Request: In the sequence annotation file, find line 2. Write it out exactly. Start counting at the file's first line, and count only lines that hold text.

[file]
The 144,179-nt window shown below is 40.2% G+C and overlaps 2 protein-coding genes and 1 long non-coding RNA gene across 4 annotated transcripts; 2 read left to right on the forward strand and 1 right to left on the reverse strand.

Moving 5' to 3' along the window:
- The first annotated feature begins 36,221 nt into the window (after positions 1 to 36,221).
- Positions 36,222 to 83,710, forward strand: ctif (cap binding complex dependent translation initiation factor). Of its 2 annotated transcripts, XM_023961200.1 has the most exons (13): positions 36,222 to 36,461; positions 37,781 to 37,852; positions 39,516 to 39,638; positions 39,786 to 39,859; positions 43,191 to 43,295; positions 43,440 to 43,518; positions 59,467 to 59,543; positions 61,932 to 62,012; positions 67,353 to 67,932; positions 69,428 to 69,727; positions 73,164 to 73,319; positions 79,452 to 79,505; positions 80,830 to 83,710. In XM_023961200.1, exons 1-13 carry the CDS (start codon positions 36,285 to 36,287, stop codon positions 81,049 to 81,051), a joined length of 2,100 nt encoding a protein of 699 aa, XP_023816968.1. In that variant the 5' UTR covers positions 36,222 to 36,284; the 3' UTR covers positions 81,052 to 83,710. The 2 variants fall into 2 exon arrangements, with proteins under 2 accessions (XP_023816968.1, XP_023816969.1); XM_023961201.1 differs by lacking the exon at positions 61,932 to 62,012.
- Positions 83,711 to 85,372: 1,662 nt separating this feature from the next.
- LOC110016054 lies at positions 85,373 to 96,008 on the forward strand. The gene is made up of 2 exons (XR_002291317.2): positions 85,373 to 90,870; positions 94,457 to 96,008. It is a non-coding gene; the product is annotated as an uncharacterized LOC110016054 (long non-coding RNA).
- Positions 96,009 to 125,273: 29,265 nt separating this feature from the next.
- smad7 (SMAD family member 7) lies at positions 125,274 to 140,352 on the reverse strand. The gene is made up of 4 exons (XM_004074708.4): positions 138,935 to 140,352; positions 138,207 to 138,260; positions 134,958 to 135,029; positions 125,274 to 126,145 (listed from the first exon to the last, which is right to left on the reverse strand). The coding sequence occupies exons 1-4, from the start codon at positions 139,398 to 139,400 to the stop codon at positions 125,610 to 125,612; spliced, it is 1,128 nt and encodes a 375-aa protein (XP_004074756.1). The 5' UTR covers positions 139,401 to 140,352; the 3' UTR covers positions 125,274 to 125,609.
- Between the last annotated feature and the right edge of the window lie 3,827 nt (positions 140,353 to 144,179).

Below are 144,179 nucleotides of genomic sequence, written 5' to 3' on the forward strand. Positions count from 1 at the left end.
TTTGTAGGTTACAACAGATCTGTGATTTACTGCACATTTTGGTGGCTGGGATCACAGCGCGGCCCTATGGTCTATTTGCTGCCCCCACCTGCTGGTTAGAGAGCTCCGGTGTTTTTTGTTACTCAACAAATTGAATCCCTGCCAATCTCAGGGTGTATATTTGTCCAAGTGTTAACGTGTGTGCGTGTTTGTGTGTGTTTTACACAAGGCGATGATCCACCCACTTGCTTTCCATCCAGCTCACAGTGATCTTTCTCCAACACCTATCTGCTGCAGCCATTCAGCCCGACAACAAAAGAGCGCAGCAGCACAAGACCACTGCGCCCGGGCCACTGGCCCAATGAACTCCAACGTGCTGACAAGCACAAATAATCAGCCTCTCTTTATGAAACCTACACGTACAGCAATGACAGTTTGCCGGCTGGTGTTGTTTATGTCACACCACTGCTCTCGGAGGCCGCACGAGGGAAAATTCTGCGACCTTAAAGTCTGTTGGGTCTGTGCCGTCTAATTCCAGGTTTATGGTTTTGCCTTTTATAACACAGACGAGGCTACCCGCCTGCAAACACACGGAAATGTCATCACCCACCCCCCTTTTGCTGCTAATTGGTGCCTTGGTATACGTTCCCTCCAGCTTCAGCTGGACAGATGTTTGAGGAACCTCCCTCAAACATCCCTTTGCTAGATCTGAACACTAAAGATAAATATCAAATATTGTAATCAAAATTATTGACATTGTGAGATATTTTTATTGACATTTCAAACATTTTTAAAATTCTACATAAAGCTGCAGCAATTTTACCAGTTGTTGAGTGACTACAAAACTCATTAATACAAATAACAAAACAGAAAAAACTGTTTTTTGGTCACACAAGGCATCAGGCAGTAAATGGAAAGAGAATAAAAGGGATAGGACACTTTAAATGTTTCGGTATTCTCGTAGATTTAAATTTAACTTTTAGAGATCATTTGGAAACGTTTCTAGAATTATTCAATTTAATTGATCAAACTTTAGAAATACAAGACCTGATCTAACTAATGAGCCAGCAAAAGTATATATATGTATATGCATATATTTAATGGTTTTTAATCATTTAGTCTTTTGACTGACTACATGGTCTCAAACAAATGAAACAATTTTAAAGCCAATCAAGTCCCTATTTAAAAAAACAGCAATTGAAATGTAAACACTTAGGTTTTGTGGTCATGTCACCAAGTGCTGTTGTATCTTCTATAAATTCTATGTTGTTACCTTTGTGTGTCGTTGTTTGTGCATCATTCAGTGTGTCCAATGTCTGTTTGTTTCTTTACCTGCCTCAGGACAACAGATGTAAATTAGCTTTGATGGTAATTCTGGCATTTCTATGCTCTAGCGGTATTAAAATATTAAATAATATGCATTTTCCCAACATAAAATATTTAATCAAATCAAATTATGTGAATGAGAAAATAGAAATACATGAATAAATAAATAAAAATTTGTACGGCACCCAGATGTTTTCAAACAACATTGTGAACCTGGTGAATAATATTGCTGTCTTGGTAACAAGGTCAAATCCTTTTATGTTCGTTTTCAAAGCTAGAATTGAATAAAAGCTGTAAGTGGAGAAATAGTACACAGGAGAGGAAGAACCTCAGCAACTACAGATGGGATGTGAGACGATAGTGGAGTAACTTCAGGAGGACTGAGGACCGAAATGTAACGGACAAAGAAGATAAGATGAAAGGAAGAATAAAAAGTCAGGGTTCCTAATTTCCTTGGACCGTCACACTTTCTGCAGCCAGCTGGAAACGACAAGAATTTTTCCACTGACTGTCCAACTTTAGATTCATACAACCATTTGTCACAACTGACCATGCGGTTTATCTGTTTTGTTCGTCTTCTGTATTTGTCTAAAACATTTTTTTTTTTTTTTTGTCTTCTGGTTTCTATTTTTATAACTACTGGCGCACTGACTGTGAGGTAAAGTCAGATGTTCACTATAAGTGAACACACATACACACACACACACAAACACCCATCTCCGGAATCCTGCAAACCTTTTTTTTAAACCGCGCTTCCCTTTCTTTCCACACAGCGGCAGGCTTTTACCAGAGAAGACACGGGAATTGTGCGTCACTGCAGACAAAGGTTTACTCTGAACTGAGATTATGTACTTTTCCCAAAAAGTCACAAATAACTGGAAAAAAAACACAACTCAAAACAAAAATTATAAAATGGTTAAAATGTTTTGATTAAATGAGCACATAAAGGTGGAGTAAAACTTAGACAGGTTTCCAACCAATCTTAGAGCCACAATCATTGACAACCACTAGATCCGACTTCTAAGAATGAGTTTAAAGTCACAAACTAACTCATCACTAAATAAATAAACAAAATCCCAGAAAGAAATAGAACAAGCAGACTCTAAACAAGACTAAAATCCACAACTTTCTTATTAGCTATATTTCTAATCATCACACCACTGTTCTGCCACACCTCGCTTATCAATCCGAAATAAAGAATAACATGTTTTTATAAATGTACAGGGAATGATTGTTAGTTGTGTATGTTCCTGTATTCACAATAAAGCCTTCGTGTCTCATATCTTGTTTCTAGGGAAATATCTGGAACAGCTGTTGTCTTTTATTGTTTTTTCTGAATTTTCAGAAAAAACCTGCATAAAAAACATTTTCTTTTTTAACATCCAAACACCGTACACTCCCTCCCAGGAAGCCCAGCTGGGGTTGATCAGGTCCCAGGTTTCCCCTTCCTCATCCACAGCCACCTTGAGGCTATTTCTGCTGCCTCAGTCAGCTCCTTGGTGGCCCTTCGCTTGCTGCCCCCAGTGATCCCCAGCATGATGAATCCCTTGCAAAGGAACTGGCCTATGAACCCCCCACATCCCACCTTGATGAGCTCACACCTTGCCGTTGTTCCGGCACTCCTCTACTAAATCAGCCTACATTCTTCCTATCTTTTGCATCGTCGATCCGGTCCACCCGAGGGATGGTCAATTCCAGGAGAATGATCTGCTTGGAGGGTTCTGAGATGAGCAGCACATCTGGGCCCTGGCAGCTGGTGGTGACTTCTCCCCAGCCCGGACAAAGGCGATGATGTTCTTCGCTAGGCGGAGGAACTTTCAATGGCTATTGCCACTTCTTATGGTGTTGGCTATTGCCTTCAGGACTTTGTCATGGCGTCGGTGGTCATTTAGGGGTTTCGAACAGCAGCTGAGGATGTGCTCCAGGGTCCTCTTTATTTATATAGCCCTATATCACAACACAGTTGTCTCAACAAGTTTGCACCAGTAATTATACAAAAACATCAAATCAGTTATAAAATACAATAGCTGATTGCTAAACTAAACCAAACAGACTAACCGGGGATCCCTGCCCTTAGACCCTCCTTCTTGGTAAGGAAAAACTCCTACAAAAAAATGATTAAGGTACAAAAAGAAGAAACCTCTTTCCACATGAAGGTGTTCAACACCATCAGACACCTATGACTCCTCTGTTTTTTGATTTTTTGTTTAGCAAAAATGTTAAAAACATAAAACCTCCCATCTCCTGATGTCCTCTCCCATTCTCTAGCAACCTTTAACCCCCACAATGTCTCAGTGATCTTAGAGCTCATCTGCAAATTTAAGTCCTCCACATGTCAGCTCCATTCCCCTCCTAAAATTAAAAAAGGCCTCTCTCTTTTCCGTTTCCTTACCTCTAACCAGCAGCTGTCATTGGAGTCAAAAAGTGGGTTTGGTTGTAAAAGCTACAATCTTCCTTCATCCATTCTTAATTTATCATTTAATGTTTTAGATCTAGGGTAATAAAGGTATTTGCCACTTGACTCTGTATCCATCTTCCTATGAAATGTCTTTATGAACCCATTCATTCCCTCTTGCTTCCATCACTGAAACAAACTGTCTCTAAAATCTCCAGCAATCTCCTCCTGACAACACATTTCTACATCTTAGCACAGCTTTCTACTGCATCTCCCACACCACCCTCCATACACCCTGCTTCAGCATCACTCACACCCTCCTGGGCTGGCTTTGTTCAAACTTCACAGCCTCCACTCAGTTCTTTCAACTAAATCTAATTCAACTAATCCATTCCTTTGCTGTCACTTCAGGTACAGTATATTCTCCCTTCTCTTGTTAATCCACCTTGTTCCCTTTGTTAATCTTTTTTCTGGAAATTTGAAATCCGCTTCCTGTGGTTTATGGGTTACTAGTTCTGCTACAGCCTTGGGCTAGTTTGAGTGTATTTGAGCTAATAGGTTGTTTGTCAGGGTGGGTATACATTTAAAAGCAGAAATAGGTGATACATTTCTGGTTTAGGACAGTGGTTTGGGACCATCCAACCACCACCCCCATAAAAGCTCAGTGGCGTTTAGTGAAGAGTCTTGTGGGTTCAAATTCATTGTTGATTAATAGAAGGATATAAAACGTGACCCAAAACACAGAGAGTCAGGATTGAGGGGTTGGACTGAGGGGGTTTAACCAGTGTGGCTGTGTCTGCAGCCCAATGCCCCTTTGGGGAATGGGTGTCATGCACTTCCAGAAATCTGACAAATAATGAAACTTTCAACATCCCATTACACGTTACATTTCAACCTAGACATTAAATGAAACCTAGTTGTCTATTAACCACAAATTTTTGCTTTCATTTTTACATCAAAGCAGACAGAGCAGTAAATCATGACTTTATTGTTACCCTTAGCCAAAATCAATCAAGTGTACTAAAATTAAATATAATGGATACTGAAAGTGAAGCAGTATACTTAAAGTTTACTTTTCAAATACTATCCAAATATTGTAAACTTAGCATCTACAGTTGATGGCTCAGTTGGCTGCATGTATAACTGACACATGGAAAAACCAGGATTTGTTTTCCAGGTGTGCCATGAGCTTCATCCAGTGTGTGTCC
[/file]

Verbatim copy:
Moving 5' to 3' along the window: